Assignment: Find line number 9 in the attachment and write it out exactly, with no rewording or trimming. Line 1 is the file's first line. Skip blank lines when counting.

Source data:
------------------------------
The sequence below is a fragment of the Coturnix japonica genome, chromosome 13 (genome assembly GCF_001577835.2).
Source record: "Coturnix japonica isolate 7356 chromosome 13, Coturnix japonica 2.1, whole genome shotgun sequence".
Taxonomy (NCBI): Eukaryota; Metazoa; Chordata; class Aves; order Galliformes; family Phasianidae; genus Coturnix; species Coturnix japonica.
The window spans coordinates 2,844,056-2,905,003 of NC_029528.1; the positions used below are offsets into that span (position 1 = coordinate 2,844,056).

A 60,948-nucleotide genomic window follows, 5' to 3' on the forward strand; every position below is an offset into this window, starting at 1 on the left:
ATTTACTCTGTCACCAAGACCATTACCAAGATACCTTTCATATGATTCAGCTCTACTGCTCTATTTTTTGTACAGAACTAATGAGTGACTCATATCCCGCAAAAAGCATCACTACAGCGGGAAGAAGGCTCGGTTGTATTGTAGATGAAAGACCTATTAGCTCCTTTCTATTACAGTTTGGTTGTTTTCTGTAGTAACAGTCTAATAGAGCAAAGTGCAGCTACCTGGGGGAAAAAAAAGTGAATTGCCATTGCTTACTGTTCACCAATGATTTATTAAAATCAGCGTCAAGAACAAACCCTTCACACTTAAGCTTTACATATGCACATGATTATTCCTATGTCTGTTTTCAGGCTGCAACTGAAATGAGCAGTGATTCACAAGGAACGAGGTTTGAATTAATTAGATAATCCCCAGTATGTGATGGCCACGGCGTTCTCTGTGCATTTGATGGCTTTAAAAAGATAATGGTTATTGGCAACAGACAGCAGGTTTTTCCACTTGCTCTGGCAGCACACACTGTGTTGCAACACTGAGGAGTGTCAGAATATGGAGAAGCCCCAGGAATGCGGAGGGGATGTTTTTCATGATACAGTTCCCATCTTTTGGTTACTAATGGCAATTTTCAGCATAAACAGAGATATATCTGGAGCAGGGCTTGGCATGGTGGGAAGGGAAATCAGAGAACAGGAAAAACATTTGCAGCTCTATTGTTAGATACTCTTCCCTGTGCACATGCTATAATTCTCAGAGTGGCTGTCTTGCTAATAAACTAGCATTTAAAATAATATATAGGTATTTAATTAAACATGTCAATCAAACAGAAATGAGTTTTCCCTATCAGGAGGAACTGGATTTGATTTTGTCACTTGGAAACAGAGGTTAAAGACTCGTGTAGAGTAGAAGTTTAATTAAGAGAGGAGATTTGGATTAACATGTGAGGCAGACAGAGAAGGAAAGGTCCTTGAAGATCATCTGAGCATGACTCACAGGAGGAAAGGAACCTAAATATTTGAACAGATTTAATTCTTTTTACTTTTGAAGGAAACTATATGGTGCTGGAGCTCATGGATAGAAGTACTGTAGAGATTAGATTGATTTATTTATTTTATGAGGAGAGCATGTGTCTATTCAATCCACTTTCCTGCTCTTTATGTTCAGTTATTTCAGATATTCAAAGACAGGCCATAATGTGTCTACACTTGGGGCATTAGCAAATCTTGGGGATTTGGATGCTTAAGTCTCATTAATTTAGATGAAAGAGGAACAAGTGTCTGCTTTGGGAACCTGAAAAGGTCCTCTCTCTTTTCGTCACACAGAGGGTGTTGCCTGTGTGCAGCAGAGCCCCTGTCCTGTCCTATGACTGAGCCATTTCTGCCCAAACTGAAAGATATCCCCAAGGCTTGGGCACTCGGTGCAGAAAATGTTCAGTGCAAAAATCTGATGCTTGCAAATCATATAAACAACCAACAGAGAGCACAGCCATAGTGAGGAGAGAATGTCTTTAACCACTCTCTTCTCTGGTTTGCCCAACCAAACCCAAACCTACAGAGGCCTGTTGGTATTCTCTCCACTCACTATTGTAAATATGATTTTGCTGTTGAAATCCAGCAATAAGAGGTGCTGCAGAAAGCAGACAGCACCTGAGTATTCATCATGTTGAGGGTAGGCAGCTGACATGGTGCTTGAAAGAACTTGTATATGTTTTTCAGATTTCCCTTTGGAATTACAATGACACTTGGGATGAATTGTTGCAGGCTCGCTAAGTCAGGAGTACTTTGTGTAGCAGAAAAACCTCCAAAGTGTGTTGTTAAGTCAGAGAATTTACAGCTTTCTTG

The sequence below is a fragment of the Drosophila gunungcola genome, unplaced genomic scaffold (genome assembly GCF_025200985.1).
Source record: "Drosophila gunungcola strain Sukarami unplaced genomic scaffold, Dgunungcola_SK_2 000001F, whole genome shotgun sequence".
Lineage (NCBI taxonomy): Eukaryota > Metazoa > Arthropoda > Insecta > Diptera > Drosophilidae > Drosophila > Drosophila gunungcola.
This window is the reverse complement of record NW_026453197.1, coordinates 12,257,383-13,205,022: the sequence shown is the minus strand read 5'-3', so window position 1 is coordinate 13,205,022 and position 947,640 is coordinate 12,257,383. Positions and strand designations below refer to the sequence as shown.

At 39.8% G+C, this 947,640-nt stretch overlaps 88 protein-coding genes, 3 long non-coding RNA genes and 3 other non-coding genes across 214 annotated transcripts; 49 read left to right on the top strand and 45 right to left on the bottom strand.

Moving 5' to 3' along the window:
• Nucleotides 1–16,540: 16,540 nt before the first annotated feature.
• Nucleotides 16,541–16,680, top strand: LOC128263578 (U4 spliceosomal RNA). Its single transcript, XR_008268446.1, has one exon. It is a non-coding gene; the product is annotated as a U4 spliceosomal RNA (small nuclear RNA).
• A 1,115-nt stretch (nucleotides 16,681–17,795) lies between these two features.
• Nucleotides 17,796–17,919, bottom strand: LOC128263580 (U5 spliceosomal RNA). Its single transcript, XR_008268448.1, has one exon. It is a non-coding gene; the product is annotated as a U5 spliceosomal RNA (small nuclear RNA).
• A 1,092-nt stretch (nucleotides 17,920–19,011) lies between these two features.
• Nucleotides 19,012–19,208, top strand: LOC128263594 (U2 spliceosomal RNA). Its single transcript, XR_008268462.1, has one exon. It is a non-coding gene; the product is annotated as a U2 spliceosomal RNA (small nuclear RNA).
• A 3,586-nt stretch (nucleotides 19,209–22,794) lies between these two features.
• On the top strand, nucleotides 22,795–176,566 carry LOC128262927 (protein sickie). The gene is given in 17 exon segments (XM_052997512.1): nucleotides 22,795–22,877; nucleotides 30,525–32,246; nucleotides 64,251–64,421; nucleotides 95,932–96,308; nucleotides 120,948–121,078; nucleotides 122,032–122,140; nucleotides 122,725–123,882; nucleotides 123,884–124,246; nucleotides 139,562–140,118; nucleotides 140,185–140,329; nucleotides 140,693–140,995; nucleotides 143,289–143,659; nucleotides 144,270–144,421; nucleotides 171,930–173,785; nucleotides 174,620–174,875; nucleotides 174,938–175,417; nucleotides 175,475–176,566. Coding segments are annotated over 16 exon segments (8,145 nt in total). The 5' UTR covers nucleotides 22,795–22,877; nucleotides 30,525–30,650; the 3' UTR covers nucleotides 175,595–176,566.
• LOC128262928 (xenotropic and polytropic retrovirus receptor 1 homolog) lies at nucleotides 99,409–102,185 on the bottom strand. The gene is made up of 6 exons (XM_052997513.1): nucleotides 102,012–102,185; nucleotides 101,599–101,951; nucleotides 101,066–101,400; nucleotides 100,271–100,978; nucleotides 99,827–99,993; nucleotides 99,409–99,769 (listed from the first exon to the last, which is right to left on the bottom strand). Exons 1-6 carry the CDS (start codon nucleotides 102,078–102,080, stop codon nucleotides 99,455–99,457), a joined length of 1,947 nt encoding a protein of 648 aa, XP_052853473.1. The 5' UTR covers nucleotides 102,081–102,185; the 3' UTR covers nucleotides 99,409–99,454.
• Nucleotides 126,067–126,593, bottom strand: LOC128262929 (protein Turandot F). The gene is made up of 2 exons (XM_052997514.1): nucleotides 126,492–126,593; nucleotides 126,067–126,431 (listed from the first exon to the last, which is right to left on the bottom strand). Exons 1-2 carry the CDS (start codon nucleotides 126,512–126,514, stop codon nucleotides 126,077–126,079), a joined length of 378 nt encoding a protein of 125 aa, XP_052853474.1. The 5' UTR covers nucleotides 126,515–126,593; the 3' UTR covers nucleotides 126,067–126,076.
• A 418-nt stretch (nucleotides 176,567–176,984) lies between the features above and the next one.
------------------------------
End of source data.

Lineage (NCBI taxonomy): Eukaryota > Metazoa > Arthropoda > Insecta > Diptera > Drosophilidae > Drosophila > Drosophila gunungcola.